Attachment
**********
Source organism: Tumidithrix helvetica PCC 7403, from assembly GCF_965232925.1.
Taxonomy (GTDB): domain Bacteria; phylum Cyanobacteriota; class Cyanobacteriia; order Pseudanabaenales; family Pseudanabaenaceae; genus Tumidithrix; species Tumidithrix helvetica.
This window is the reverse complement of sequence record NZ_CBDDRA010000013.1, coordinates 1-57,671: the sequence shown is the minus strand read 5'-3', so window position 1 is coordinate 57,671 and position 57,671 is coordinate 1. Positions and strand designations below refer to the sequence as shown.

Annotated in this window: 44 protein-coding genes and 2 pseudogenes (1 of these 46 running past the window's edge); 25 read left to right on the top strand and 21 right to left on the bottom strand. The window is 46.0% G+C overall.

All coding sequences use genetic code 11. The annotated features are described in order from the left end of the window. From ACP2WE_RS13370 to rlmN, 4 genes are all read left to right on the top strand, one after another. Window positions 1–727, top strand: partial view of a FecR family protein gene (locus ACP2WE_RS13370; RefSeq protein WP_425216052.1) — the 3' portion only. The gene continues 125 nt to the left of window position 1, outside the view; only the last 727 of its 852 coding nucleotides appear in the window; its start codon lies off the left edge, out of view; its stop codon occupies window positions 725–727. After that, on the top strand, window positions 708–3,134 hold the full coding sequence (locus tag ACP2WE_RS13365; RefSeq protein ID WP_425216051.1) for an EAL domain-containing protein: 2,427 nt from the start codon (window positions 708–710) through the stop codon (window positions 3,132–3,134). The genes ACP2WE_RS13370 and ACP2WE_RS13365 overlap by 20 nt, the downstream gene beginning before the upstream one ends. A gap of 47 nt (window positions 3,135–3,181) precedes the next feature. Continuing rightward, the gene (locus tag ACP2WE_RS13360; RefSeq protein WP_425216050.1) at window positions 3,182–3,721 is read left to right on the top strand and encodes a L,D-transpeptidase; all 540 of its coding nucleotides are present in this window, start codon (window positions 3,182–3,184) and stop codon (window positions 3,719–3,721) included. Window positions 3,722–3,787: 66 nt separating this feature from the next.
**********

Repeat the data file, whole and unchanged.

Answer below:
Source organism: Tumidithrix helvetica PCC 7403, from assembly GCF_965232925.1.
Taxonomy (GTDB): domain Bacteria; phylum Cyanobacteriota; class Cyanobacteriia; order Pseudanabaenales; family Pseudanabaenaceae; genus Tumidithrix; species Tumidithrix helvetica.
This window is the reverse complement of sequence record NZ_CBDDRA010000013.1, coordinates 1-57,671: the sequence shown is the minus strand read 5'-3', so window position 1 is coordinate 57,671 and position 57,671 is coordinate 1. Positions and strand designations below refer to the sequence as shown.

Annotated in this window: 44 protein-coding genes and 2 pseudogenes (1 of these 46 running past the window's edge); 25 read left to right on the top strand and 21 right to left on the bottom strand. The window is 46.0% G+C overall.

All coding sequences use genetic code 11. The annotated features are described in order from the left end of the window. From ACP2WE_RS13370 to rlmN, 4 genes are all read left to right on the top strand, one after another. Window positions 1–727, top strand: partial view of a FecR family protein gene (locus ACP2WE_RS13370; RefSeq protein WP_425216052.1) — the 3' portion only. The gene continues 125 nt to the left of window position 1, outside the view; only the last 727 of its 852 coding nucleotides appear in the window; its start codon lies off the left edge, out of view; its stop codon occupies window positions 725–727. After that, on the top strand, window positions 708–3,134 hold the full coding sequence (locus tag ACP2WE_RS13365; RefSeq protein ID WP_425216051.1) for an EAL domain-containing protein: 2,427 nt from the start codon (window positions 708–710) through the stop codon (window positions 3,132–3,134). The genes ACP2WE_RS13370 and ACP2WE_RS13365 overlap by 20 nt, the downstream gene beginning before the upstream one ends. A gap of 47 nt (window positions 3,135–3,181) precedes the next feature. Continuing rightward, the gene (locus tag ACP2WE_RS13360; RefSeq protein WP_425216050.1) at window positions 3,182–3,721 is read left to right on the top strand and encodes a L,D-transpeptidase; all 540 of its coding nucleotides are present in this window, start codon (window positions 3,182–3,184) and stop codon (window positions 3,719–3,721) included. Window positions 3,722–3,787: 66 nt separating this feature from the next.